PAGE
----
This means that in winter, the underground structure will already be warmer than the surrounding area, even before the sun gets to it. The sun can work much more effectively than it does in conventional, surface-built greenhouses because if has a lot less work to do to heat the greenhouse to ideal growing temperatures.
Cons of Sunken Greenhouses
The biggest downside to a sunken greenhouse might be cost and it might be labour, depending on your resources. If you have the equipment (or the friends and the back strength) to dig this out yourself, it will be very inexpensive to build but you will owe your friends a lot of beer. If you don’t have those resources, excavation costs could be high. Much higher than a conventional greenhouse.
Durability could also be a significant downside. This style of greenhouse is especially vulnerable to soil instabilities and water damage. If these aren’t accounted for in the design and building process, your pit greenhouse could easily just become a pit.
Things to Consider
Water. Water is the enemy of a sunken greenhouse. You’ll need to avoid groundwater running into your structure as well as water seeping up from below. Incorporating appropriate waterproofing and drainage techniques is essential. It’s also essential to build your greenhouse so that the bottom is at least 5 feet above the water table. If your water level is higher than 13 feet below surface, it’s time to consider other options.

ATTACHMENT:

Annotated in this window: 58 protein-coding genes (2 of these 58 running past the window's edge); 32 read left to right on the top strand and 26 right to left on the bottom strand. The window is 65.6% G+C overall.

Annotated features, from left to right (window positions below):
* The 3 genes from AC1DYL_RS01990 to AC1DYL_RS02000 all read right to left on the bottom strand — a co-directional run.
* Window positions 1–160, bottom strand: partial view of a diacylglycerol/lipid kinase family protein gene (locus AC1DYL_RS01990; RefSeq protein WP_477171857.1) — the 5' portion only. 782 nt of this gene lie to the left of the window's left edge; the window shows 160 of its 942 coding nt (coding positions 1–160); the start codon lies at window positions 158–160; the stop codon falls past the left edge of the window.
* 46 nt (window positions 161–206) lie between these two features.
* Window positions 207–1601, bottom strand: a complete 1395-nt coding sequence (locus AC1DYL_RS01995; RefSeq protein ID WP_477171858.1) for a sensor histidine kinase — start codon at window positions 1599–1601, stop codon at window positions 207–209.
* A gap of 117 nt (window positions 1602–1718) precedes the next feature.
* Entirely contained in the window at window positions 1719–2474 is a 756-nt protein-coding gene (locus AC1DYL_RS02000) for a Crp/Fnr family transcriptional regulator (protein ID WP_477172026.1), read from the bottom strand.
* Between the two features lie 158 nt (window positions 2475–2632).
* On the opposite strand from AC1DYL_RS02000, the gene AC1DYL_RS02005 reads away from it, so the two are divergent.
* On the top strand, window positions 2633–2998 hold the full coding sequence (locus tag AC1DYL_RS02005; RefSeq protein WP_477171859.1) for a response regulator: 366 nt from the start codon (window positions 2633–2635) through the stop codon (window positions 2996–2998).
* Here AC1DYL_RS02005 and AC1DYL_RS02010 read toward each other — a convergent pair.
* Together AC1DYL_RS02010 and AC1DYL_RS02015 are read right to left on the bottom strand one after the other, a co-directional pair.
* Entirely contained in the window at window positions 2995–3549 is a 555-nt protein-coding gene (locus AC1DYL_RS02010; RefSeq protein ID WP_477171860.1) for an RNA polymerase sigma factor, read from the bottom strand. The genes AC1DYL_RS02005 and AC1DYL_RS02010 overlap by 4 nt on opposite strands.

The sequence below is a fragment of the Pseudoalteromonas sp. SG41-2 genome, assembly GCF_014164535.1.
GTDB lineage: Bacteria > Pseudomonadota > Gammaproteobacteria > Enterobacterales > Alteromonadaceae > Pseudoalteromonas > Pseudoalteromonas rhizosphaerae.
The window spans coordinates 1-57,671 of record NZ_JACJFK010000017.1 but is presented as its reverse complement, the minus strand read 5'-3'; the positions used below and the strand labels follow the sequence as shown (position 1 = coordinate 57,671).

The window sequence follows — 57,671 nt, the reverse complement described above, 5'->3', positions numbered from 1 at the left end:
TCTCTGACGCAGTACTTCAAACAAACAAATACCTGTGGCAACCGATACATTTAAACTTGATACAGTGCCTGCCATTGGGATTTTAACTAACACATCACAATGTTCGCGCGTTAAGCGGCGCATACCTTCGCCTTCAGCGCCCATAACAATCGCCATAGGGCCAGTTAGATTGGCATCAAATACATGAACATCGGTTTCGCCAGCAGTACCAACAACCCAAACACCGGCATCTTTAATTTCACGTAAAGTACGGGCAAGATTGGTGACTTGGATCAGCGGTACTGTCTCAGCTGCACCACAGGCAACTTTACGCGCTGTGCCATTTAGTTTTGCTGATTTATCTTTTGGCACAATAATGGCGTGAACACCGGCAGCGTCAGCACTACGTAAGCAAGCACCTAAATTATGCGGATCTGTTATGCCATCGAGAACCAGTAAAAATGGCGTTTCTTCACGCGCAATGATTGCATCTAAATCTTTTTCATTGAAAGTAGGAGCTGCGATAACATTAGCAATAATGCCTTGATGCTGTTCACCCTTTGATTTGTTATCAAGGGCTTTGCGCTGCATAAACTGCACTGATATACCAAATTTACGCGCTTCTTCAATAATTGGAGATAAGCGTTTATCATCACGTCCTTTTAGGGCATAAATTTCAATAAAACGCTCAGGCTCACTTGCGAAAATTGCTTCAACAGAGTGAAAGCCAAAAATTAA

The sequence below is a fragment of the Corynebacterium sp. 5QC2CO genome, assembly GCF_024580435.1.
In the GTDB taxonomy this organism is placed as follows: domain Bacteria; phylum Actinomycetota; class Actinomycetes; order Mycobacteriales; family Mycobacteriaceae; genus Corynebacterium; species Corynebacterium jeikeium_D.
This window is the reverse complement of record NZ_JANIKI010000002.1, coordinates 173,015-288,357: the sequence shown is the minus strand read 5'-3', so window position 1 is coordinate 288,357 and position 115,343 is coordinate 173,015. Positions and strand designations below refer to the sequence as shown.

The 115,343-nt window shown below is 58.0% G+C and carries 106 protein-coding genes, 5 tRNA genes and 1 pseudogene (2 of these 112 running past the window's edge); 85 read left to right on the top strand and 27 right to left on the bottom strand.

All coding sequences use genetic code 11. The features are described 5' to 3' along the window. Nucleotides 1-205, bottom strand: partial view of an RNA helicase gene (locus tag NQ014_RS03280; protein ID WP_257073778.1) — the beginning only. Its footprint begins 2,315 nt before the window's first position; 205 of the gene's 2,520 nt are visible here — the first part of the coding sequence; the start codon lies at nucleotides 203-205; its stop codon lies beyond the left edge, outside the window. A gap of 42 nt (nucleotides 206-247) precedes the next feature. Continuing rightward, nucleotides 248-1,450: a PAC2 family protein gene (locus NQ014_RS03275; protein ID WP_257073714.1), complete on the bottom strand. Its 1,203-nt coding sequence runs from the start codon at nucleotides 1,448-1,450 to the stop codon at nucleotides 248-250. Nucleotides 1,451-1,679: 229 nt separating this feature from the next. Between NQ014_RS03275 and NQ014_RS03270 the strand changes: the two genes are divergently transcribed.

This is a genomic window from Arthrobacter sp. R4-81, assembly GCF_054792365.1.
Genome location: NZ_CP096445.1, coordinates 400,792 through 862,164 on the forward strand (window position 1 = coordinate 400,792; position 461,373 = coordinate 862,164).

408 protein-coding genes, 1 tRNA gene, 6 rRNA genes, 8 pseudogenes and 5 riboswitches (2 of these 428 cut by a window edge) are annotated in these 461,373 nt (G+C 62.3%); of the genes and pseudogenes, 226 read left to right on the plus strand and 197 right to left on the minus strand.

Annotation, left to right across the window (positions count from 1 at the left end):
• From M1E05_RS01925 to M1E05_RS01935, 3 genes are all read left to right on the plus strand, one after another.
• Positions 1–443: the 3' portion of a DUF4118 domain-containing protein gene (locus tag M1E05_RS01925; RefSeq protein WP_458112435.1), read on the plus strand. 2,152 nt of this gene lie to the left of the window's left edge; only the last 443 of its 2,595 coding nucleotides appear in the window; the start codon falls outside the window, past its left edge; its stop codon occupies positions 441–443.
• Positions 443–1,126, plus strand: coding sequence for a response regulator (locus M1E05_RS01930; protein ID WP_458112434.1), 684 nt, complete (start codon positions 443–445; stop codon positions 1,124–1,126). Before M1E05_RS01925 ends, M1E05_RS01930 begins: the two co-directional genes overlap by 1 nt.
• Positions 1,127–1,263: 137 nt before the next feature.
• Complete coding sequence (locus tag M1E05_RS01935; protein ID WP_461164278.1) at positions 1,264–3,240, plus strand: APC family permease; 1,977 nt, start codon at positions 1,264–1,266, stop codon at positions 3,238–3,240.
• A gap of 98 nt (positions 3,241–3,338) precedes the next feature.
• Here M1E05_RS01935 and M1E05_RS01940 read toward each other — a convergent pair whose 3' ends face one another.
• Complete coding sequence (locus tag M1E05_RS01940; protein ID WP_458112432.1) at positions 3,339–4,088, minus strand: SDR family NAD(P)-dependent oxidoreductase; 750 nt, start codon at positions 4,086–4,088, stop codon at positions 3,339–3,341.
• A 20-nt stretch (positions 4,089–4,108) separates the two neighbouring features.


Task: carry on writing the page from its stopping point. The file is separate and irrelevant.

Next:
Thermal mass. The denser the mass of your wall, the more heat will be stored and released overnight. If you only have the space to construct a small greenhouse, you might not have the mass needed for this building technique to create the stable temperatures you need. The Benson Institute recommends at least 8 feet by 12 feet. Anything smaller than that and an above-ground greenhouse might be simpler and easier to control.
Soil type. An underground greenhouse that doesn’t have a foundation requires highly stable soil with low permeability. If you’re set on this structure but don’t have ideal soil, you’ll want to consider adding piers and framing your structure in.
Aligning with the sun. In the northern hemisphere, a southward-facing structure will allow the most light into the greenhouse and absorb the most heat. A sunken greenhouse could still extend your growing season if you can’t make that alignment happen in your space, but you might have a more limited range of plants you can grow.
Lindsey Schiller tells Mother Earth News that gardeners who are interested in building a walipini-style greenhouse should make sure they “design the structure for the solar angles at your latitude.” For those of us who live far, far away from the equator, where the sun is (often depressingly) low in the sky, sinking the greenhouse entirely won’t result in good growing conditions because sunlight won’t reach the greenhouse floor. A partially sunk greenhouse could allow much more light to penetrate.
Where to Find Plans
The Benson Institute shares detailed information on the design and construction of their walipini.
Owen Geiger, at the Natural Building Blog, shares these plans for earthbag pit greenhouses.
Susanna Raeven explains how to build an earth-sheltered greenhouse here.
Or you can check out Homesteadonomics, which features this video series on building a sunken greenhouse.